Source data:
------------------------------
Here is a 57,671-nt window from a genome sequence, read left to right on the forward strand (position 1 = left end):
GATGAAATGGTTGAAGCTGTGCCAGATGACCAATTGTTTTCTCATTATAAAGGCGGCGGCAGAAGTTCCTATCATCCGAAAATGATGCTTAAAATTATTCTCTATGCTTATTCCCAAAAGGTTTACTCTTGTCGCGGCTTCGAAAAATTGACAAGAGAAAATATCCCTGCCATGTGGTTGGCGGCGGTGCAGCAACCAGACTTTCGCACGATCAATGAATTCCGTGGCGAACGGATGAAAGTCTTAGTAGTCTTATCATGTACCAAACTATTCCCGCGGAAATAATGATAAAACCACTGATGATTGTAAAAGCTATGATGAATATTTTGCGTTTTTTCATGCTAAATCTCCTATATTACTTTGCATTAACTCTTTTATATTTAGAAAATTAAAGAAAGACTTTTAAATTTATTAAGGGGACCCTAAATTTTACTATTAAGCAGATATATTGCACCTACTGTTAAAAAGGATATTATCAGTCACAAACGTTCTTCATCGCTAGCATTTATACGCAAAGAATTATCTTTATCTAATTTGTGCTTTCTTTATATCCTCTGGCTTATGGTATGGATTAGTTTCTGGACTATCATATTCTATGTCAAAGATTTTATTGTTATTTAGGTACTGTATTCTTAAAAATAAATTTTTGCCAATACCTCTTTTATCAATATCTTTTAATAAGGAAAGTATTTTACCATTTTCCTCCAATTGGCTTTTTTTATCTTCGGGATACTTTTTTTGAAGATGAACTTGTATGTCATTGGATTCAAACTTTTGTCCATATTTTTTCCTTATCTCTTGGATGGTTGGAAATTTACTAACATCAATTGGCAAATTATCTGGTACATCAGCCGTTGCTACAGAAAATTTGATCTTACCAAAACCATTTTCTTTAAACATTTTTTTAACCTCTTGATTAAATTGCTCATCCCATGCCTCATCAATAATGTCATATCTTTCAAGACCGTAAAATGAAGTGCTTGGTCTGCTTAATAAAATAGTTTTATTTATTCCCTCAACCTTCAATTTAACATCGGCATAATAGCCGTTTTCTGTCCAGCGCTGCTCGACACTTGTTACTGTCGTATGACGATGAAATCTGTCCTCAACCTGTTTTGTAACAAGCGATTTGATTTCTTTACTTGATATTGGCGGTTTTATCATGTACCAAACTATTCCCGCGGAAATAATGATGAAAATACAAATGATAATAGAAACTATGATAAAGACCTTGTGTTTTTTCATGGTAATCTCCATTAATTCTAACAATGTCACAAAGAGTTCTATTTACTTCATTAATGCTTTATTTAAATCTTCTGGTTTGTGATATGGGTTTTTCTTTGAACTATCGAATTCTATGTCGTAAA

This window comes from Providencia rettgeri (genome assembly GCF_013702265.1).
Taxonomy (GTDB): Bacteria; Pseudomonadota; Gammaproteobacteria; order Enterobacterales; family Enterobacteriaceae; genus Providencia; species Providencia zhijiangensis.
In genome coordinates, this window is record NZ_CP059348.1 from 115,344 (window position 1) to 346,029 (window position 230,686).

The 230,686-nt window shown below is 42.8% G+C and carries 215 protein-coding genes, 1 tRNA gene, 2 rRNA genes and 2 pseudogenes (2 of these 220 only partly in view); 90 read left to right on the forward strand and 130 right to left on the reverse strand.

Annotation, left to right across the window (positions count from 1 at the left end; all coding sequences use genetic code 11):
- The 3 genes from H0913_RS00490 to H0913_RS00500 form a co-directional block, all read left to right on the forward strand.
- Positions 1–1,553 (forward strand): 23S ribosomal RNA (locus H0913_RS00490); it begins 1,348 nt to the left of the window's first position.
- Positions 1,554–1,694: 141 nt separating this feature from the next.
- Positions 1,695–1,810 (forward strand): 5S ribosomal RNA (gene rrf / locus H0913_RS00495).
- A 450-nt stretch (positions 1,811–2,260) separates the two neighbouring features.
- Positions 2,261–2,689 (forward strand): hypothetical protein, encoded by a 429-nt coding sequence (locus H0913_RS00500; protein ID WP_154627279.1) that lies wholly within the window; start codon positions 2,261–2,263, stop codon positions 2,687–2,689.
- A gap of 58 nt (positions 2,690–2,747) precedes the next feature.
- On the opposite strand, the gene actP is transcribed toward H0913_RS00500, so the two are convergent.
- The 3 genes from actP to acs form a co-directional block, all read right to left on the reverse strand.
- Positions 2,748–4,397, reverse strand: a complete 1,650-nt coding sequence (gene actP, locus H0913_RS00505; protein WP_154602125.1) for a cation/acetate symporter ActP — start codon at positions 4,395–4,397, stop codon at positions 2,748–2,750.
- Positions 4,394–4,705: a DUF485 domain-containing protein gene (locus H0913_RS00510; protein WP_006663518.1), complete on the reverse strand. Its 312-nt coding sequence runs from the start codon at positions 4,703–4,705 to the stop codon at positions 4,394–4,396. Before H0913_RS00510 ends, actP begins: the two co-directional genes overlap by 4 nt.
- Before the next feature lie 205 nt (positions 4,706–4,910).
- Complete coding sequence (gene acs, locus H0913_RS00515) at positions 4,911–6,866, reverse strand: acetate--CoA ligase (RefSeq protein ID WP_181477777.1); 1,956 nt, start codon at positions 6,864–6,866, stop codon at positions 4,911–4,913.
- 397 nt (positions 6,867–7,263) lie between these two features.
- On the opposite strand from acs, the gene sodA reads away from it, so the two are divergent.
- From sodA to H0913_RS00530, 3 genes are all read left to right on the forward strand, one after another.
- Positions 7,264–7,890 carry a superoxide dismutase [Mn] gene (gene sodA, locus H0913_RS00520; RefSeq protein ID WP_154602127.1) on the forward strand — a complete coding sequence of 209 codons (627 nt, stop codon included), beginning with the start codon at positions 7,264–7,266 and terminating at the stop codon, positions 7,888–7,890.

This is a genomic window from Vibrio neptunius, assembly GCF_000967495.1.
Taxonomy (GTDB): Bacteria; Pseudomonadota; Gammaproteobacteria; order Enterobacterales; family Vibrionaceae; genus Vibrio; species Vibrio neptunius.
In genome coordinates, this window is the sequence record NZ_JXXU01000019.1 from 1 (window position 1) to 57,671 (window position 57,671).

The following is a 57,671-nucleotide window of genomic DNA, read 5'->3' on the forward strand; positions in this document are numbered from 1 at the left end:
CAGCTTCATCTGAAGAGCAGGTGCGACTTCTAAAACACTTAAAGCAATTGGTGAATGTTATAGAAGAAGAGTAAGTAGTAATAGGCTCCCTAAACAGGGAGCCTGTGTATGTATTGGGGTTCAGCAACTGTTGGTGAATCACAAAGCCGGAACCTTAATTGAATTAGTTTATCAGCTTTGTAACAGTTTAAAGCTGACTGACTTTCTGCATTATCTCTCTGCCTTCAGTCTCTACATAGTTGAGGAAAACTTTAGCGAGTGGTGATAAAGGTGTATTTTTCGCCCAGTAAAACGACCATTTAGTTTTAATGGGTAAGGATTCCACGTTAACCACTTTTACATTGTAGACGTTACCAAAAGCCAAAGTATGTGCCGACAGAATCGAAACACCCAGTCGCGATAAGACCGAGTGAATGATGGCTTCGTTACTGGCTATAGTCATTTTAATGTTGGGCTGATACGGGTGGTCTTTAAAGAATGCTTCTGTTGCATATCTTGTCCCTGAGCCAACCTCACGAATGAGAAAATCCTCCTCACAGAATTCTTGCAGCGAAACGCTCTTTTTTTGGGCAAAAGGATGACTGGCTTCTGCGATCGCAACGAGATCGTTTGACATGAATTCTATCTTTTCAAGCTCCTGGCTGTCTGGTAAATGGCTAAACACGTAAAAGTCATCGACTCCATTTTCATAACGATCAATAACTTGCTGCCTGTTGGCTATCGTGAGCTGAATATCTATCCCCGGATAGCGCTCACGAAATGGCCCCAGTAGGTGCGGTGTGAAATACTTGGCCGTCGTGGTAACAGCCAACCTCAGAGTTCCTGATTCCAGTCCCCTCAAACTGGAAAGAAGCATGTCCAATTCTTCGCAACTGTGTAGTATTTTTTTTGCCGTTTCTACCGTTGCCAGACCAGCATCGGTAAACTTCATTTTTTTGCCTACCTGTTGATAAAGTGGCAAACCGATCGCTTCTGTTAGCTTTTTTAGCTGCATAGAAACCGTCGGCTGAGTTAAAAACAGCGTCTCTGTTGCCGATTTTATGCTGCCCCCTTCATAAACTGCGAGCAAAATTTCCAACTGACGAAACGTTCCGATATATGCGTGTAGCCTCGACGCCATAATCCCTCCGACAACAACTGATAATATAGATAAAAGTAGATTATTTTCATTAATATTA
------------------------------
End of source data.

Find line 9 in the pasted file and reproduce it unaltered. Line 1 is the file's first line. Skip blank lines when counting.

- Positions 1–1,553 (forward strand): 23S ribosomal RNA (locus H0913_RS00490); it begins 1,348 nt to the left of the window's first position.